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mill which detained the zealous business agent, Mr. Fales, and Mr. Hammond, who resides on the farm, was also absent.

But the committee learned that the intention was to underdrain thoroughly, and otherwise generally improve the farm. After a pleasant hour's inspection of the beautiful place, including the examination of some fine Jersey neat stock, grade and thorough bred, among the latter an imported cow of unusual size for that race, and with a thoughtful glance over the way to the new establishment for putting up sweet corn in hermetically sealed cans, being erected by Mr. John Jones upon the site of a similar one destroyed by fire, which is to furnish (as the other did) a convenient market for neighboring farmers, your committee passed to the examination of the farm of Messrs. Solomon and Edward Cloudman, in Gorham, calling on the way

to invite Gen. Edward T. Smith, of the Executive Committee to aid in the subsequent examinations.

The Messrs. Cloudman propose constructing a new barn with cellar, &c.; new farm implements; an improvement in live stock; a general clearing off of bushes; and, above all in importance, to break up the present encroachment upon their land, of water from the Presumpscot river and from the hills, by underdrains where practicable, otherwise by open ditches, and a thorough system of high, narrow beds.

The farm of Mr. John Yates, in Standish, was next examined, the visiting party being increased by the accession of another member of the Executive Board, Mr. Theodore M. Bradbury. Mr. Yates has put upon himself an immense amount of work; clearing off bushes from eight acres of pasture; building stone wall; moving walls for bettering the shape of fields; removing granite boulders; improving a wet meadow which requires a very long drain; carrying water from a spring to his house and barn; new barn; new fences; and underdraining in orchards and fields. Mr. Y.'s farm consists of more than two hundred and fifty acres, and he carries his thought of improvement over pretty much the whole.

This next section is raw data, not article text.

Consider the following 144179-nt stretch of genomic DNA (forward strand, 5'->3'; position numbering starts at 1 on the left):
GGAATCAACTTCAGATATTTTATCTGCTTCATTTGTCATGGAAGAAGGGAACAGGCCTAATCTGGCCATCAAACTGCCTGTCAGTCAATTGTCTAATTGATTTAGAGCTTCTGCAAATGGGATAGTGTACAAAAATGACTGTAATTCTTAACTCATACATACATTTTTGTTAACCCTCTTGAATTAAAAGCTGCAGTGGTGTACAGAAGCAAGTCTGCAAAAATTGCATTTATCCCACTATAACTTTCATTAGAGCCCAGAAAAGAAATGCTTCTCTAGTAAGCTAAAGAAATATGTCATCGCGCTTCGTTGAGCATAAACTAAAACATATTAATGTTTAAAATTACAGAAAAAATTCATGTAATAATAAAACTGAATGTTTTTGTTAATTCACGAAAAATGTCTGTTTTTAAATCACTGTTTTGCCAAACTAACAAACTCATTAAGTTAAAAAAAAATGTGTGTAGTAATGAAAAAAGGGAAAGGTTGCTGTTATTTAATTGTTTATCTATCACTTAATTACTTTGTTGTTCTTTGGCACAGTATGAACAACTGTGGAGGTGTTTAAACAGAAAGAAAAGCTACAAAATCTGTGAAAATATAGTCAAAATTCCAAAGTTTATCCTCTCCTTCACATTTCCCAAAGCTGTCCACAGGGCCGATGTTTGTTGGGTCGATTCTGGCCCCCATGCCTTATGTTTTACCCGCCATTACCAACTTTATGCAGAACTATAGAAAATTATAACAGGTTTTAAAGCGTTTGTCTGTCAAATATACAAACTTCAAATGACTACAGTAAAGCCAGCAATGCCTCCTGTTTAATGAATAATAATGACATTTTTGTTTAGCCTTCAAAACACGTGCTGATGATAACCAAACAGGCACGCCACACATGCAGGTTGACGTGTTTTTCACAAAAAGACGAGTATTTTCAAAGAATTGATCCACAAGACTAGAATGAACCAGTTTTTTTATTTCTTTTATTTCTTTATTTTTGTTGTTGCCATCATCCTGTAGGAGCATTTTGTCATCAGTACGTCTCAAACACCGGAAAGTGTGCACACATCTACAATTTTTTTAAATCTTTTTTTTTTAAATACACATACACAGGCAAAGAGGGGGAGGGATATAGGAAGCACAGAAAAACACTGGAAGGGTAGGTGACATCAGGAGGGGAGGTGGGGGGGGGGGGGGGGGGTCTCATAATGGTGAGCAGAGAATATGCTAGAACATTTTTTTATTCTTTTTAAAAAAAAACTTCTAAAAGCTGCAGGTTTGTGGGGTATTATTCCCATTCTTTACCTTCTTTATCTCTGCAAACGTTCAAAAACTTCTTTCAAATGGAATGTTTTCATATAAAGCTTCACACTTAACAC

Mr. Frederick Lowell, also of Standish, purposes a general improvement of his farm, in part by the systematic drainage of about five acres of a very wet hill side field; by clearing a rough and bushcovered pasture, &c., &c., including withal a particular regard to the advancement of his live stock. Mr. L.'s underdraining is in one

of many similar fields in his town, and if it proves efficacious in exterminating a species of brake or fern called polypod, by some, podgum, which prevails in them, it will satisfy many farmers who are looking to the results of his experiments, and encourage them to follow his example.

Your committee then examined the farm of Mr. Alvah Weeks, in Standish. Mr. W. purposes a general improvement, which comprises, among many minor details, the restoring an old orchard; setting out new trees enough to cover about two acres already enclosed by stone wall; clearing some four acres of pasture; ditching and underdraining; building fence and stone wall. Mr. W. exhibited one piece of land to the committee with the remark that, "unless grasshoppers carried knapsacks filled with food, they could not live upon it,” and said that he hoped to bring to a productive condition, even that forlorn looking place.